To draw together legal, ethical, probity and behaviour principles applicable in the governance of Intersex Human Rights Australia (“IHRA”).
This policy governs probity and ethics.
Organisational ethics for IHRA refer to the moral rules and regulations that influence our governance. In other words, they are the moral values that guide the way decisions are made. Some ethics are imposed by law. For example, court rules dealing with lawyer client privilege dictate some ethical decisions for lawyers. However, there are also organisational decisions that do not fall within the guidelines of the law, in which ethical or moral judgements must be made.
Ethical codes often address main areas such as:
- Informed consent
- Respect for intellectual property
- Responsible publication
- Responsible mentoring
- Respect for colleagues
- Social responsibility
- Human rights protection
- Bodily integrity and bodily autonomy
Probity (i.e., correctness, scrupulousness, integrity) becomes a crucial issue when dealing with situations where people, for one reason or another, are unable to protect themselves from abuse. It balances the rights of the community to be protected against the rights of the individual. A probity requirement protects the community and puts the interests and rights of all individuals and a group above those of a particular individual.
Probity cannot just be specified in terms of finance, management or quality. Probity is appraised within a context of values and standards. Any attempt to define it in a watertight legal framework will fail. It varies with the context, what is being done, what is being planned and who is making the decision. It serves to mediate community-based activities against the self-interest of individuals. The law would consider it from the point of view of whether a reasonable person would consider the conduct to be acceptable. For example, “Can this person be trusted to serve the community rather than him or herself when there is a conflict of interest?” – that is, is he or she a person of good standing?
Conflicts of Interest
The number one duty of any director of IHRA is to act in the interests of IHRA. Generally, a conflict of interest situation arises when a director’s duty to IHRA clashes with their duties, obligations or interests elsewhere, such as their business or workplace interests, or even those of their family or friends.
Perceived Conflicts of Interest are as damaging to an individual or organisation as Actual Conflicts of Interest. The measure is “what effect is this having on my role and the organisation that I represent?”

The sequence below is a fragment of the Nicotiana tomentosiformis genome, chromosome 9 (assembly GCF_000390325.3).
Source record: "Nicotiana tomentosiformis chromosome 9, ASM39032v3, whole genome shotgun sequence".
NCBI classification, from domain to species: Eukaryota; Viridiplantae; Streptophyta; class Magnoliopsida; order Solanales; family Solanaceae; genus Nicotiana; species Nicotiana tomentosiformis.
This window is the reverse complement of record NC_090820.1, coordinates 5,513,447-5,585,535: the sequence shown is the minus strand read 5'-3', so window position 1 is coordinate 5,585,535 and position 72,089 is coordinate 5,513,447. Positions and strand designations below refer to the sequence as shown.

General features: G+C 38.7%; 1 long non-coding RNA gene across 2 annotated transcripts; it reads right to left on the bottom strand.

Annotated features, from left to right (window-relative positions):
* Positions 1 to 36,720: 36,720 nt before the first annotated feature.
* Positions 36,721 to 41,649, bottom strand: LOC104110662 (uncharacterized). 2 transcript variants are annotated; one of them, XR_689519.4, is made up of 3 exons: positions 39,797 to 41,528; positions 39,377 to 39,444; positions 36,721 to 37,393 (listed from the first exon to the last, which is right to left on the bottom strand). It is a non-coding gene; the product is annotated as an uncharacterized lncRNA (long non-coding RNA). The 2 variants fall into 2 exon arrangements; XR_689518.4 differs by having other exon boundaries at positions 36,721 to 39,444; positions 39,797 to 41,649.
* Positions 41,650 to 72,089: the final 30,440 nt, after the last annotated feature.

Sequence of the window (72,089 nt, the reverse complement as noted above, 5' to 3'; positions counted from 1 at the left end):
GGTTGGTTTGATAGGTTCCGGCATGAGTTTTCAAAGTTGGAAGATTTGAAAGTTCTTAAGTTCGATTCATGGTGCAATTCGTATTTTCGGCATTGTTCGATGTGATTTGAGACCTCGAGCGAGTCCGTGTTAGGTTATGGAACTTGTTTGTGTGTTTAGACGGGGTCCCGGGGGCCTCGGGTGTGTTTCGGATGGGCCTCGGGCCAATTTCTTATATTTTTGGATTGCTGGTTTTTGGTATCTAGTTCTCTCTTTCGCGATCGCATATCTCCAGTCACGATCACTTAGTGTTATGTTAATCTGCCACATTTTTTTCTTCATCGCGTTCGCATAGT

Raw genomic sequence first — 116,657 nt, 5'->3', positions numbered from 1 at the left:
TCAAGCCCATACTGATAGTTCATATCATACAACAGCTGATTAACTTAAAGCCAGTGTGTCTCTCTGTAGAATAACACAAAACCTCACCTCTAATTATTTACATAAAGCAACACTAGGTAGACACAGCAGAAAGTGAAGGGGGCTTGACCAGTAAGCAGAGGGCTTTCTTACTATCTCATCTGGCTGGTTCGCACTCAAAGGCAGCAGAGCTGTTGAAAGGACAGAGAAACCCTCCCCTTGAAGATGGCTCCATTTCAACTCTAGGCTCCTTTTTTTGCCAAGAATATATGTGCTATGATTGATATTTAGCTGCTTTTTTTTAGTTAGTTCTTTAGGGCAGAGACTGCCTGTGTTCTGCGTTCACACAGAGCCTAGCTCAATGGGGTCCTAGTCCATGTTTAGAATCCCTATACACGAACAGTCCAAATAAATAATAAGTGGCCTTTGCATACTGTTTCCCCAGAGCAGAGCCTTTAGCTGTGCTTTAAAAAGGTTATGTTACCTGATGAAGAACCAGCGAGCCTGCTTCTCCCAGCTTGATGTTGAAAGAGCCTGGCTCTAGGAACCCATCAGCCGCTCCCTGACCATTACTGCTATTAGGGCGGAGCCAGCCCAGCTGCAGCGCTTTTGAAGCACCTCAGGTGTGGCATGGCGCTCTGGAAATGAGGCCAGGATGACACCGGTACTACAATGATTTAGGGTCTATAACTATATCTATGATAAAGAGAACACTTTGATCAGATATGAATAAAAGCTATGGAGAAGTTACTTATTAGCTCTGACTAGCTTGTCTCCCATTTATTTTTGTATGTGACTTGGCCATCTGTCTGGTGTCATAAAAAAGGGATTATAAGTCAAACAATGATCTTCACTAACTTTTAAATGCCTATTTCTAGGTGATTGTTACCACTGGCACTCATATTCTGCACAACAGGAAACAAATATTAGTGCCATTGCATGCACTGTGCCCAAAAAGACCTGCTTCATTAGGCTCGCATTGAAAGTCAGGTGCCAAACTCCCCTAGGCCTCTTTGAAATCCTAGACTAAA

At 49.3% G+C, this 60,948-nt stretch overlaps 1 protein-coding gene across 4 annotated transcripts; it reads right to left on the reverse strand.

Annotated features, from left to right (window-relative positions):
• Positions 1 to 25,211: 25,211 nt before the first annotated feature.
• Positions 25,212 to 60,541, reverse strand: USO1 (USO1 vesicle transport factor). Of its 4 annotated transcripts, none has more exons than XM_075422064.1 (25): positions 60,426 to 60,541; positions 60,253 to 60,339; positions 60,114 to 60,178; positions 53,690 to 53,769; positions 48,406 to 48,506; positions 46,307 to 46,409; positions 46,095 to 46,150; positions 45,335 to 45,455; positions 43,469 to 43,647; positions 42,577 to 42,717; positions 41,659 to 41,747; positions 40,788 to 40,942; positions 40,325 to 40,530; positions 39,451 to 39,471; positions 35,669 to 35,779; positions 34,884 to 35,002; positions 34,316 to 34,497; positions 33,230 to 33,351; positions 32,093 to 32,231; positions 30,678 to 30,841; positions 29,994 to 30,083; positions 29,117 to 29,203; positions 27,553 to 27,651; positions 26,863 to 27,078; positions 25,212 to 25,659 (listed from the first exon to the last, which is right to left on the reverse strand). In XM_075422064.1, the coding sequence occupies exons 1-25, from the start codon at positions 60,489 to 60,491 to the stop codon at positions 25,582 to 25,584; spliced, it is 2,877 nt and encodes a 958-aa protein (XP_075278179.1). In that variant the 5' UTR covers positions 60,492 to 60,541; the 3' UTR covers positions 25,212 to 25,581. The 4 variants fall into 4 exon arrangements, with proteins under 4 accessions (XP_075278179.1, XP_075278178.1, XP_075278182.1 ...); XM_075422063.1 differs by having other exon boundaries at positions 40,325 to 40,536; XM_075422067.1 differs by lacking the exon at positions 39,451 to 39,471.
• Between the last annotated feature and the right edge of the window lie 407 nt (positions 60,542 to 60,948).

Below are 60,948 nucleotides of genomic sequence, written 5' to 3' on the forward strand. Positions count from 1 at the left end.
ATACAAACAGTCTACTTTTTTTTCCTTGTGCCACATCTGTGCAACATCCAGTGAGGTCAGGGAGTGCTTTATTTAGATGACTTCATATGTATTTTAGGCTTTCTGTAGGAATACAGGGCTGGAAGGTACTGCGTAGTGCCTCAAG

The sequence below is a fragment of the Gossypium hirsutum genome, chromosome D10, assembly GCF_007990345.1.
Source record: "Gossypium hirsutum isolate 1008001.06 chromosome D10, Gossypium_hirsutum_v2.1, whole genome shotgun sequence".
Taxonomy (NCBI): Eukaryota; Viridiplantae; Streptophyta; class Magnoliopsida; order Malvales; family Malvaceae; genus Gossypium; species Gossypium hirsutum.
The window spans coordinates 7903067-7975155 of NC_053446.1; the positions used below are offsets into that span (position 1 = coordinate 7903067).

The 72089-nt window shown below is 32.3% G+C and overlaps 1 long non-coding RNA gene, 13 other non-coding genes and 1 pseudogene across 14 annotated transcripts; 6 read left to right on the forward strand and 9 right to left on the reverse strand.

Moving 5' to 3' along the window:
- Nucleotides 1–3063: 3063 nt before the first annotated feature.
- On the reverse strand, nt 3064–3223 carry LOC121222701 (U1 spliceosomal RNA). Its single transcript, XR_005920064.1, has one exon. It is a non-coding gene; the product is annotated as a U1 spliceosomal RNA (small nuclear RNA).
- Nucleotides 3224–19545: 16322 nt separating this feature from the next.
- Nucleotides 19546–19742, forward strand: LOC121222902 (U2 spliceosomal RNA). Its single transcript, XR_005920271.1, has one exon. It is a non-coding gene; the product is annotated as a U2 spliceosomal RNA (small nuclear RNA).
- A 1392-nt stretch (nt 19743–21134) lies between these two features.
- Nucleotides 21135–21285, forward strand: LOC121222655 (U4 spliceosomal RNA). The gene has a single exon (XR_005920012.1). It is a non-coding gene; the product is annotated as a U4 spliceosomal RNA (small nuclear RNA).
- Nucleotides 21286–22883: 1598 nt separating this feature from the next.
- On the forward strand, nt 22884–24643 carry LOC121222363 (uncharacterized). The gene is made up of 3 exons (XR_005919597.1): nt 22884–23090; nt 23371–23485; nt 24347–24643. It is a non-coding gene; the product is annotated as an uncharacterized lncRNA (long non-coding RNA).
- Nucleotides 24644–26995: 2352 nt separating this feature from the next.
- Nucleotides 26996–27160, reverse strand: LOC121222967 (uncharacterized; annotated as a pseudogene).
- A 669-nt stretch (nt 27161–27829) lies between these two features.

IHRA will adopt ethical conduct in all areas of its responsibilities and authority.
IHRA directors will:
- act honestly and in good faith at all times.
- declare all interests that could result in a conflict between personal and organisational priorities.
- ensure scrupulous avoidance of deception, unethical practice or any other behaviour that is, or might be construed as, less than honourable in the pursuit of IHRA’s mission and objectives.
- not disclose to any other person confidential information other than as agreed by IHRA or as required under law.
- act in accordance with their fiduciary duties, complying with the spirit as well as the letter of the law, recognising both the legal and moral duties of the role.
- not do anything that in any way denigrates IHRA or harms its public image.
- make every reasonable effort to ensure that IHRA does not raise community, supplier or stakeholder expectations that cannot be fulfilled.
Conflicts of Interest
Any conflicts of interest or potential conflicts of interest must be declared by a director of IHRA and documented in the minutes of the committee meeting.
Any IHRA director who believes another IHRA director has an undeclared conflict of interest should specify in writing the basis of this potential conflict and share this with the chair of the board, or a co-executive director, for actioning.
IHRA directors will declare any conflicts of interest either at the start of a board meeting or when a relevant issue arises. The nature of this conflict of interest will be entered into the meeting minutes.